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Thursday, November 26, 2009

Blood and Life

Reading: Leviticus 17

While the practice of animal sacrifice seems, to us, a cruel and brutal thing to do; it is important to remember the context in which God made these commands. The fall has set creation apart from God, and only blood can cover our sins. Until the sacrifice of the Messiah, animal sacrifices are necessary. We might find that hard to accept, but perhaps we forget that we have a great and amazing God - a God worthy of sacrifice. But God did not design this as bloodthirsty slaughter; it is an intricate, ceremonial ritual. Respect for the animals being sacrificed is demanded. God says that anyone who slaughters an ox, lamb or goat and does not bring it to be presented to the Lord as a sacrifice"he shall be held guilty of bloodshed; he has shed blood, and he shall be cut off from the people". As I said, the animal must be respected as a sacrifice to God, or there are harsh penalties. Also, I am not sure I am interpreting this right, but I wonder if this passage means that all animals killed for meat, must also be made a sacrifice to the Lord? This would mean that all killing is in need of sanctification, and would fit in with the fact humans were to be vegetarian before the fall.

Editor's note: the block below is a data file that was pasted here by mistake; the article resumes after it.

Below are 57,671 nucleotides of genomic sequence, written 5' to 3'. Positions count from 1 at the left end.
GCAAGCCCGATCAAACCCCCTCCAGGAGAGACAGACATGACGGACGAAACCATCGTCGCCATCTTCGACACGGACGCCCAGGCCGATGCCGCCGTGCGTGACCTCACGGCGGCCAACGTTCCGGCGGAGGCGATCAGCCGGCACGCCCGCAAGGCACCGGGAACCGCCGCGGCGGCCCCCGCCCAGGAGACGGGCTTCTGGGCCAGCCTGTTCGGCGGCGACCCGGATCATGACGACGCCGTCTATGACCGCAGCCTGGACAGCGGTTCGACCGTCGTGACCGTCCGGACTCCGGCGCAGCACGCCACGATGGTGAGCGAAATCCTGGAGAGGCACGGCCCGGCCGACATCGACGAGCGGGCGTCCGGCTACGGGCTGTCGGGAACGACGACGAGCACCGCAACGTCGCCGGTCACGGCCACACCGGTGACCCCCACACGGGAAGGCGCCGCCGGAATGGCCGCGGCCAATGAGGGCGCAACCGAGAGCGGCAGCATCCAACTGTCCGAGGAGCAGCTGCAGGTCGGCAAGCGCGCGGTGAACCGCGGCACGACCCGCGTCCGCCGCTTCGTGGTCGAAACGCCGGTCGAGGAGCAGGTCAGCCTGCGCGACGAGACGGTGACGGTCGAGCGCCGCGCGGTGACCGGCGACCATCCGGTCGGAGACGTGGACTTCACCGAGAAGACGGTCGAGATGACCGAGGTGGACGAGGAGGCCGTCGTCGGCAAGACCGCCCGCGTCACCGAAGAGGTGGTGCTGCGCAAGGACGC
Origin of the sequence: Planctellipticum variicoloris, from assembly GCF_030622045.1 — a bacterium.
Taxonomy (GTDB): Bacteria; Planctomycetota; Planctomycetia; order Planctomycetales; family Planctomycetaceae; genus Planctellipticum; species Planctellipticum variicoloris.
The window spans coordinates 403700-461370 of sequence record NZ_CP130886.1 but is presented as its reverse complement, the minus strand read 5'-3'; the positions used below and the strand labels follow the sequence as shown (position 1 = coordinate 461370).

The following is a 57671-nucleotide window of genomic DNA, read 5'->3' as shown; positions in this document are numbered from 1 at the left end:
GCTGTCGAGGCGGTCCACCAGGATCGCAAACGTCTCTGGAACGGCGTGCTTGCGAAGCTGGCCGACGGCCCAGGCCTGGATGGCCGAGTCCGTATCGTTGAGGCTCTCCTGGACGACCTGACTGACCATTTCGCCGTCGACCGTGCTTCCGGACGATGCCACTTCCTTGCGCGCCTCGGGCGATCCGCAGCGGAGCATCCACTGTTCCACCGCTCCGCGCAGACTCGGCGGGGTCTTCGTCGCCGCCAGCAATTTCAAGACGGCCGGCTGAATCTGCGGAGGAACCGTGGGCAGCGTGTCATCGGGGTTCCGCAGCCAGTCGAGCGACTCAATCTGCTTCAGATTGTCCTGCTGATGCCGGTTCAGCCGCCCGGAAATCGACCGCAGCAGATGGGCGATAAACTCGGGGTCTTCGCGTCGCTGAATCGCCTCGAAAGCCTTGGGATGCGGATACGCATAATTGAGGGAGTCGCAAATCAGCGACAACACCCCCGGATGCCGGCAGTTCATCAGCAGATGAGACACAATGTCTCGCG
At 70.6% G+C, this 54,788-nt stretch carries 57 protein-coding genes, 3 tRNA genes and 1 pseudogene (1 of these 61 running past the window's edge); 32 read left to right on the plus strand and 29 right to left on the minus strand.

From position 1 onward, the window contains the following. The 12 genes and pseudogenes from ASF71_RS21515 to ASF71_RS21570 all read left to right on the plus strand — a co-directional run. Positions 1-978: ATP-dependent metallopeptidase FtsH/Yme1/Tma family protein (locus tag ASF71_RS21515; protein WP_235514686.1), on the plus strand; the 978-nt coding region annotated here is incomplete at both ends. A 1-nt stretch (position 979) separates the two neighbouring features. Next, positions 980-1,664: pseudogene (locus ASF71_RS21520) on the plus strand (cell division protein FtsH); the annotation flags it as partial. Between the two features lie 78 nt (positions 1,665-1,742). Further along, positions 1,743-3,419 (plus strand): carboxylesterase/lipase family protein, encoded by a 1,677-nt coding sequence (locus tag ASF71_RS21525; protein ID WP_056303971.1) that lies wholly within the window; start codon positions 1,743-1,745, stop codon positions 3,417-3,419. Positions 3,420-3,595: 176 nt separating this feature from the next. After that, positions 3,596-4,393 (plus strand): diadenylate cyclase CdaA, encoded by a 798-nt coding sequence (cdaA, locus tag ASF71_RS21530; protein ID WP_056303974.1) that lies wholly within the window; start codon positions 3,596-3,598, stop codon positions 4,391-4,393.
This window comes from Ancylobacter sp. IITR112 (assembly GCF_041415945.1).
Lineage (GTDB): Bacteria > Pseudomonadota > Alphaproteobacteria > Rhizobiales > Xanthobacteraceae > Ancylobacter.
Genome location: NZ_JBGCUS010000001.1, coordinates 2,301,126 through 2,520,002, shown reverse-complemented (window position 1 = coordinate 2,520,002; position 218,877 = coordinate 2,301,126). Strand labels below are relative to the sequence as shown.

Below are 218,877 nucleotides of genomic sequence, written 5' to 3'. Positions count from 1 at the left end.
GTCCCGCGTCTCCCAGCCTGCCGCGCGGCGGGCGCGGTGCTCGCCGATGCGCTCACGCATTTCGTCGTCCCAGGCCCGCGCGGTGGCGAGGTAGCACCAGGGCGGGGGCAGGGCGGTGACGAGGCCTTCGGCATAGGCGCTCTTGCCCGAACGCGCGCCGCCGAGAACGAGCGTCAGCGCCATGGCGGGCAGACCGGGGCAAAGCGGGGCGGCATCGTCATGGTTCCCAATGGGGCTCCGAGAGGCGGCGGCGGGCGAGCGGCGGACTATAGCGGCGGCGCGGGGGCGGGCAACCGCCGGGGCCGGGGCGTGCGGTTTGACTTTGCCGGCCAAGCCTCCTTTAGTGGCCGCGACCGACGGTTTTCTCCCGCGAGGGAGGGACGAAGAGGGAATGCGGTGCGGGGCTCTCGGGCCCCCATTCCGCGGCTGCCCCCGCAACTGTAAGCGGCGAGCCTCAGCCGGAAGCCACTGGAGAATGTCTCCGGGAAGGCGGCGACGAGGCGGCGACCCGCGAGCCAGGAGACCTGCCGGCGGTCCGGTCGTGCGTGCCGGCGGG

The second half of this chapter is also interesting. God proclaims that the blood of a creature is its life, and therefore the Israelites are never to eat blood or "I will set my face against that person". All blood is to be poured out on the ground and covered with dust. In so doing, the Israelites were to respect the life within the blood.

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Important Lessons from the Bible

Why Jesus came:
"that the world might be saved through him"
John 3:17

Who Jesus is going to use to save the world:
"For the creation waits with eager longing for the revealing of the sons of God."
Romans 8:19

Our role on earth:
"The LORD God put the man in the Garden of Eden to take care of it and to look after it."
Genesis 2:15

The Five Pillars of A Christian Theology of Sustainability

1. God is the creator, sustainer and redeemer of creation.

2. Covenantal Stewardship (we have a covenant with God as stewards of the earth).

3. The creation-fall-redemption paradigm (God made a good world; human failure broke the relationships between god, man and creation; Christ provides hope for all creation).

4.Bodily resurrection(we will rise with bodies, not as spirits)

5.New Creation (a new Heaven and new Earth refers to a renewal and an earthing of heaven, not starting over).

Adapted from When Enough is Enough: A Christian Framework for Environmental Sustainability, Edited by R.J. Berry, Published by Inter-Varsity Press, 2007, Nottingham p43+